Rhombencephalosynapsis as a cause of aqueductal stenosis

An under-recognized association in hydrocephalic children

Matthew T. Whitehead, Asim Choudhri, John Grimm, Marvin D. Nelson

Research output: Contribution to journalArticle

16 Citations (Scopus)

Abstract

Background: Rhombencephalosynapsis is a rare genetic aberration characterized by variable vermian hypoplasia/aplasia in conjunction with united cerebellar hemispheres. Genetic defects in the isthmic organizer at the mesencephalic-metencephalic junction are presumably responsible for the associated aqueductal stenosis. Objective: We performed a retrospective review of 20 children with rhombencephalosynapsis to evaluate for and emphasize the association of aqueductal stenosis and hydrocephalus. Materials and methods: We retrospectively reviewed the MR and CT images of 20 children (0-11 years old) with rhombencephalosynapsis encountered at two academic children's hospitals. Rhombencephalosynapsis spectrum severity was graded based on pre-existing literature. We analyzed examinations for ventriculomegaly and degree of aqueductal stenosis. The collicular distances were measured from the collicular apices. Imaging studies were also analyzed for malformations of cortical and cerebellar development. Results: Thirteen of the 20 children (65%) with rhombencephalosynapsis presented with clinical or imaging evidence of hydrocephalus and aqueductal stenosis, principally involving the caudal cerebral aqueduct. All children with aqueductal stenosis had collicular fusion. All six children with complete rhombencephalosynapsis had aqueductal stenosis. The cerebral aqueduct varied from normal to stenotic in children with incomplete rhombencephalosynapsis. Corpus callosum dysgenesis was present in four children. Conclusion: Aqueductal stenosis in the setting of rhombencephalosynapsis is an under-recognized cause of noncommunicating hydrocephalus. Our findings support the hypothesis that a defect involving the common gene(s) responsible for the differentiation and development of both the roof plate and midline cerebellar primordium at the mesencephalon/first rhombomere junction may be responsible for the association of aqueductal stenosis and rhombencephalosynapsis.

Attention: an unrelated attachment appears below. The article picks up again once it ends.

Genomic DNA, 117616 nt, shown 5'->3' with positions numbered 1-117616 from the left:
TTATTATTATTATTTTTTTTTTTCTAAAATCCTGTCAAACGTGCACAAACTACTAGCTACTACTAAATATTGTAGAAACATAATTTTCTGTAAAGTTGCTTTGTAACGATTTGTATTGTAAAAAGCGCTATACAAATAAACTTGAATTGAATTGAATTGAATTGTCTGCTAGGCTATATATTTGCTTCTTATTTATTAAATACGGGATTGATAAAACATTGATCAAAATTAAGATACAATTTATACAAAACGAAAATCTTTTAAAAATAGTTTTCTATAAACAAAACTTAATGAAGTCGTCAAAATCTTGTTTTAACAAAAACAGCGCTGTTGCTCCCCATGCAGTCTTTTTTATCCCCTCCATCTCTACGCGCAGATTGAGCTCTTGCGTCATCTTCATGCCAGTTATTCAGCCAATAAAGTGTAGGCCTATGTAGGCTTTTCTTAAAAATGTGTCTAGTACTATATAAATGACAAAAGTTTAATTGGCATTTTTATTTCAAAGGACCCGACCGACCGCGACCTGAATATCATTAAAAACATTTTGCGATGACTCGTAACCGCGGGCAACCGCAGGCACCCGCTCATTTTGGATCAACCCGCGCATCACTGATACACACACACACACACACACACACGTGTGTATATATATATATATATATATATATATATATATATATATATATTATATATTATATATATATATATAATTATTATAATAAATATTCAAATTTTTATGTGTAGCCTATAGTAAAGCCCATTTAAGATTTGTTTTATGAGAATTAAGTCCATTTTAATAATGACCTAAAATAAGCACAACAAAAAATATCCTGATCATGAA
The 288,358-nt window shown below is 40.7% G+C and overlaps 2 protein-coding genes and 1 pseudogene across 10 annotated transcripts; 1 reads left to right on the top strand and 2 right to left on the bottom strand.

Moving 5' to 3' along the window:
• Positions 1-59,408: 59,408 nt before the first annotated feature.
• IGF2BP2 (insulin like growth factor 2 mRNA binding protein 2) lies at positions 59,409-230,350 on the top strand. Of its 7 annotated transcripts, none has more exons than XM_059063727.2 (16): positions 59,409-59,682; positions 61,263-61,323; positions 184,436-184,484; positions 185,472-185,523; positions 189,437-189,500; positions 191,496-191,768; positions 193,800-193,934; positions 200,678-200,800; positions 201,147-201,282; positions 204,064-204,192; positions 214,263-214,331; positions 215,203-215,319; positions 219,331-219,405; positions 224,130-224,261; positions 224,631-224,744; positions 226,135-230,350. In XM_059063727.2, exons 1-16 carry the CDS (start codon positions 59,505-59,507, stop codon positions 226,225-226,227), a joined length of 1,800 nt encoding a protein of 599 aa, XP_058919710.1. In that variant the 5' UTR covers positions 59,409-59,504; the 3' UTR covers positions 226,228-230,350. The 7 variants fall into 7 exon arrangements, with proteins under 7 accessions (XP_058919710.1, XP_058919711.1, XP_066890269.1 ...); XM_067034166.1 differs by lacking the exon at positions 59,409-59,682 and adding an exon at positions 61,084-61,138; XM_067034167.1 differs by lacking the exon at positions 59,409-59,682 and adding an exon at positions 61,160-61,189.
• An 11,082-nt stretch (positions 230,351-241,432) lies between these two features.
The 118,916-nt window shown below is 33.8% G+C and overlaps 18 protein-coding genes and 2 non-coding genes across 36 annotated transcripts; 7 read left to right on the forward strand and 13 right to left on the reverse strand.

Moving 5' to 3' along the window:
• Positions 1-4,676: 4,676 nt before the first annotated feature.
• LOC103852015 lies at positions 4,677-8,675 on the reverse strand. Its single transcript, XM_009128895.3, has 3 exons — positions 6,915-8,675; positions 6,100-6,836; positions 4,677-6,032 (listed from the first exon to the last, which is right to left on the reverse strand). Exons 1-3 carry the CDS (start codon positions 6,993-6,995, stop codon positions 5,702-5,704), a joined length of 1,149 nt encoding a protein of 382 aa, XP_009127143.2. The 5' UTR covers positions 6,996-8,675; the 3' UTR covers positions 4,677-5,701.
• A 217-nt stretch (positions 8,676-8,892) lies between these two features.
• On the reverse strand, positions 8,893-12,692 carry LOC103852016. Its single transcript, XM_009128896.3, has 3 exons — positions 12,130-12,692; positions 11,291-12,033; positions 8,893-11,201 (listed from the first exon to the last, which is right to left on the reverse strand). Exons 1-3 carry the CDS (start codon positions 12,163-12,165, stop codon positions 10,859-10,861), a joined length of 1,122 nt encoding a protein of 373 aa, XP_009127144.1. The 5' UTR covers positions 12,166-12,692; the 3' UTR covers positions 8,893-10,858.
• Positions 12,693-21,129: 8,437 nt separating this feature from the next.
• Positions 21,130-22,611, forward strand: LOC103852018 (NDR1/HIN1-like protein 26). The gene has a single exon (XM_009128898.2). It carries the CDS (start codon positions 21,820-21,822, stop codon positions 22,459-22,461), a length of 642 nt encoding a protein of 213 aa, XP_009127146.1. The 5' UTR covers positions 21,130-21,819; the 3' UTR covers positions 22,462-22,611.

Original languageEnglish (US)
Pages (from-to)849-856
Number of pages8
JournalPediatric Radiology
Volume44
Issue number7
DOIs
StatePublished - Jan 1 2014

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Hydrocephalus
Cerebral Aqueduct
Agenesis of Corpus Callosum
Malformations of Cortical Development
Mesencephalon

All Science Journal Classification (ASJC) codes

  • Pediatrics, Perinatology, and Child Health
  • Radiology Nuclear Medicine and imaging

Cite this

Rhombencephalosynapsis as a cause of aqueductal stenosis : An under-recognized association in hydrocephalic children. / Whitehead, Matthew T.; Choudhri, Asim; Grimm, John; Nelson, Marvin D.

In: Pediatric Radiology, Vol. 44, No. 7, 01.01.2014, p. 849-856.

Research output: Contribution to journalArticle

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abstract = "Background: Rhombencephalosynapsis is a rare genetic aberration characterized by variable vermian hypoplasia/aplasia in conjunction with united cerebellar hemispheres. Genetic defects in the isthmic organizer at the mesencephalic-metencephalic junction are presumably responsible for the associated aqueductal stenosis. Objective: We performed a retrospective review of 20 children with rhombencephalosynapsis to evaluate for and emphasize the association of aqueductal stenosis and hydrocephalus. Materials and methods: We retrospectively reviewed the MR and CT images of 20 children (0-11 years old) with rhombencephalosynapsis encountered at two academic children's hospitals. Rhombencephalosynapsis spectrum severity was graded based on pre-existing literature. We analyzed examinations for ventriculomegaly and degree of aqueductal stenosis. The collicular distances were measured from the collicular apices. Imaging studies were also analyzed for malformations of cortical and cerebellar development. Results: Thirteen of the 20 children (65{\%}) with rhombencephalosynapsis presented with clinical or imaging evidence of hydrocephalus and aqueductal stenosis, principally involving the caudal cerebral aqueduct. All children with aqueductal stenosis had collicular fusion. All six children with complete rhombencephalosynapsis had aqueductal stenosis. The cerebral aqueduct varied from normal to stenotic in children with incomplete rhombencephalosynapsis. Corpus callosum dysgenesis was present in four children. Conclusion: Aqueductal stenosis in the setting of rhombencephalosynapsis is an under-recognized cause of noncommunicating hydrocephalus. Our findings support the hypothesis that a defect involving the common gene(s) responsible for the differentiation and development of both the roof plate and midline cerebellar primordium at the mesencephalon/first rhombomere junction may be responsible for the association of aqueductal stenosis and rhombencephalosynapsis.",
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